Stock index futures fell on Monday as political turmoil in Italy sparked worry the Eurozone debt crisis could consume the region's third largest economy.

Benchmark Italian government bond yields rose to their highest since 1997, approaching levels seen as unsustainable, ahead of a crunch vote on public finance in parliament on Tuesday.

Italian Prime Minister Silvio Berlusconi has one day left to win over undecided members of parliament and stop a group of party rebels threatening to bring down his government in a backlash over its failure to adopt reforms to defuse a debt crisis.

Meanwhile, Eurozone finance ministers will speed up work on strengthening a bailout fund to enhance its market credibility by the end of November, a month early.

S&P 500 futures fell 7.4 points and were below fair value, a formula that evaluates pricing by taking into account interest rates, dividends and time to expiration of the contract. Dow Jones industrial average futures lost 83 points while Nasdaq 100 futures dipped 9.5 points.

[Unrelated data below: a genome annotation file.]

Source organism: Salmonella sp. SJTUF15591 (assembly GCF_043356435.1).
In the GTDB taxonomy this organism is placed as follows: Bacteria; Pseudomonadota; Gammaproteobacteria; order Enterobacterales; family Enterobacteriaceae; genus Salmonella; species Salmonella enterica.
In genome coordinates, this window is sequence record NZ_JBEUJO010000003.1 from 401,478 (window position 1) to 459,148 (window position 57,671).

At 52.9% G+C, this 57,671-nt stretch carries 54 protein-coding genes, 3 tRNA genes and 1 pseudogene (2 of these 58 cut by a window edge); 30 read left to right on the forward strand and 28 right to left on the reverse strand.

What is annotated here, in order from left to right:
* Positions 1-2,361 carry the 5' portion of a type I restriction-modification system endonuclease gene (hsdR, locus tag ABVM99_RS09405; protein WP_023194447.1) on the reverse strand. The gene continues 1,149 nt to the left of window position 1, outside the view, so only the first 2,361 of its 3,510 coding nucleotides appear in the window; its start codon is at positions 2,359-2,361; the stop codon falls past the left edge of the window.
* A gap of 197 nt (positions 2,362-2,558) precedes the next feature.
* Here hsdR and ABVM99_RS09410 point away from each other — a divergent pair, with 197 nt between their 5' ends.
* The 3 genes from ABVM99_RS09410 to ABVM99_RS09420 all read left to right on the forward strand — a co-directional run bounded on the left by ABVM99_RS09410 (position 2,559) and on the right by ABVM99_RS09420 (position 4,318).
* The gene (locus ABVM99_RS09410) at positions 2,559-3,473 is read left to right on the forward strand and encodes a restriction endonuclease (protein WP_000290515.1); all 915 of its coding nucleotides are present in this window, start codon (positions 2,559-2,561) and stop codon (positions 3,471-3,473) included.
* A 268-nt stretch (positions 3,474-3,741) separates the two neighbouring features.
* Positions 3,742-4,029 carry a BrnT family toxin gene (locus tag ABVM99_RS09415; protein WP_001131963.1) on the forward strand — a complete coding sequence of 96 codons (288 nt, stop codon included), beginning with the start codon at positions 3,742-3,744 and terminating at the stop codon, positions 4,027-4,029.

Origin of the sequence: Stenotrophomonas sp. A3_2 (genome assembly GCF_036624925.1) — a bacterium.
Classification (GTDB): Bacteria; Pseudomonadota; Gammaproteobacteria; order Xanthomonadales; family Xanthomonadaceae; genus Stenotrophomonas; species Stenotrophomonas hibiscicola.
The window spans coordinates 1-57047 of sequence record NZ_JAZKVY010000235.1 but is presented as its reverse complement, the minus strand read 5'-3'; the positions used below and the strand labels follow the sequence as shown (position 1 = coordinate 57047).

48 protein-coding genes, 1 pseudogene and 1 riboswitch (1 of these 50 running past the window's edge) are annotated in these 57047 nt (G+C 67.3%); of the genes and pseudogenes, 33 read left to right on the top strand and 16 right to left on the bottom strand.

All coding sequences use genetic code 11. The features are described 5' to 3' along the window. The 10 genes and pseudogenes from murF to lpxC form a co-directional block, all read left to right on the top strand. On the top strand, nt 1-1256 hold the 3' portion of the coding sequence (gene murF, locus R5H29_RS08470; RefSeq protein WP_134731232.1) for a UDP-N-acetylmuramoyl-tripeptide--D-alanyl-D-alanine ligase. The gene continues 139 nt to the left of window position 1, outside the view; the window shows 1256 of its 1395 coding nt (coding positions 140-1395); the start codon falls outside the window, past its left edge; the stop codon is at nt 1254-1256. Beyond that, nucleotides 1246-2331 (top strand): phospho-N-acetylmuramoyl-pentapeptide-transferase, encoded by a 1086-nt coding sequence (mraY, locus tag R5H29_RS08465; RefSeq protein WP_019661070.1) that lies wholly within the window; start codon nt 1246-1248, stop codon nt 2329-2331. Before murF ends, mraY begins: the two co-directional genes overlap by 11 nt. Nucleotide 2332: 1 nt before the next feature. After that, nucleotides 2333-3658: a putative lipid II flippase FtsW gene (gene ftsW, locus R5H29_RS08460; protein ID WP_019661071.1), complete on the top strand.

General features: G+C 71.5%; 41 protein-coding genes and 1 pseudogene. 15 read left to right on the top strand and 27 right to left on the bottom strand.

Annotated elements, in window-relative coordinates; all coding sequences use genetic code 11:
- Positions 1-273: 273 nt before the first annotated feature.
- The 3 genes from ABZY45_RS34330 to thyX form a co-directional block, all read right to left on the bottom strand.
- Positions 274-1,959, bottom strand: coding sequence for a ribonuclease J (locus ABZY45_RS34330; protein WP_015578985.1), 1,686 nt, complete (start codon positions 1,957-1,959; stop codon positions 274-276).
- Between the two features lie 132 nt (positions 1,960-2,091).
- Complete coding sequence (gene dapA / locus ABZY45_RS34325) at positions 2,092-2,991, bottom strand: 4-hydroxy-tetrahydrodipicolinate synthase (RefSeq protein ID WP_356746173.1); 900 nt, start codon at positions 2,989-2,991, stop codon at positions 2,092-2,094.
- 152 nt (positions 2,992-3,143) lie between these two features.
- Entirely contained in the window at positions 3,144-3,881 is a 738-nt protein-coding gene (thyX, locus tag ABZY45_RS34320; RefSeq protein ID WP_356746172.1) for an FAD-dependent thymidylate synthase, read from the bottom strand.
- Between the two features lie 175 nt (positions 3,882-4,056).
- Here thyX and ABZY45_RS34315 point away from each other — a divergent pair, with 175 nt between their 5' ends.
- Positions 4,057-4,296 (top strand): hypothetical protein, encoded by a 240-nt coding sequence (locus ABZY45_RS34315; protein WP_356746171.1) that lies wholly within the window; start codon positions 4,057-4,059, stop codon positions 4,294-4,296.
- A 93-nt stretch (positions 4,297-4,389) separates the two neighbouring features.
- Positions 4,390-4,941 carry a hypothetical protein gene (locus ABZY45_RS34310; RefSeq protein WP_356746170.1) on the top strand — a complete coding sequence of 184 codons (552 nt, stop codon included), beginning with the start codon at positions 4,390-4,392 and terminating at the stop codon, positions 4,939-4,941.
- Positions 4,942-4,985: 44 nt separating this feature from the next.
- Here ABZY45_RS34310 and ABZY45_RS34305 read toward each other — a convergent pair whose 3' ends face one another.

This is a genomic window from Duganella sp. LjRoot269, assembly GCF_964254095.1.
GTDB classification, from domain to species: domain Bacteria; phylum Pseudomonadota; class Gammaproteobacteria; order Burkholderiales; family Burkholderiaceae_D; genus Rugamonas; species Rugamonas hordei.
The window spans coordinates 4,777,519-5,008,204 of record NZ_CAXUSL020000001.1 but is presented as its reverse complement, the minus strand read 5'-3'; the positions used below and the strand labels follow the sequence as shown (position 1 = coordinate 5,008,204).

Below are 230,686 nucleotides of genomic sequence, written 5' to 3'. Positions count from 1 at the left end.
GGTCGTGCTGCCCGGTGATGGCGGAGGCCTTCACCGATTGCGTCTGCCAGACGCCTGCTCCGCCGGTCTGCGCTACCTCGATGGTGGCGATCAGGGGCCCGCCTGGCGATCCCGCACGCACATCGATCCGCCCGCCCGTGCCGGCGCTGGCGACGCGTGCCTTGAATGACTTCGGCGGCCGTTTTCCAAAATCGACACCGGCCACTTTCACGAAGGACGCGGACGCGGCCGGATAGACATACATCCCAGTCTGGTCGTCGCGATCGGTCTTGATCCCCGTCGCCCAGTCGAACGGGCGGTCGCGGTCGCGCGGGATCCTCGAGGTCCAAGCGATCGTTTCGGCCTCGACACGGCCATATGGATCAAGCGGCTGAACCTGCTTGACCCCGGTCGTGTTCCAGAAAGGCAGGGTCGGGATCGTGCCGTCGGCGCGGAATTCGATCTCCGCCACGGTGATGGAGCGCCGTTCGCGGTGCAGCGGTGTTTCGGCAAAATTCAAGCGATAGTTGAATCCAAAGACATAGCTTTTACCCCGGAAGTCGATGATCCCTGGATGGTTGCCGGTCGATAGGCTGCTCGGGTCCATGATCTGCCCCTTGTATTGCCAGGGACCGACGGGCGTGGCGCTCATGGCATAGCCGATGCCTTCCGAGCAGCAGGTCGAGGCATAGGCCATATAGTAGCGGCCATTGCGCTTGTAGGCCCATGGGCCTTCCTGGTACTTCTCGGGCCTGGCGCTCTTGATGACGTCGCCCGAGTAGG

Greek political leaders were set to choose who will lead a new coalition on Monday after Prime Minister George Papandreou sealed a deal with the opposition on a coalition to approve an international bailout.

With a light U.S. economic calendar this week and earnings season winding down, the euro zone debt crisis was expected to garner the bulk of investor attention this week.

Companies expected to post earnings on Monday include Priceline.com Inc and Sysco Corp.

In corporate news, consumer electronics chain Best Buy Co Inc. is buying British partner Carphone Warehouse Group Plc for $1.3 billion and scrapping plans for a chain of European megastores.

The euro and world stocks fell on Monday as political uncertainty in Italy prompted investors to cut exposure to riskier assets.

European stocks pared losses early Monday on intensifying market talk that Italy's Berlusconi could resign soon, easing fears over the country's ability to deal with its debt pile.

(Reporting by Chuck Mikolajczak; editing by Jeffrey Benkoe)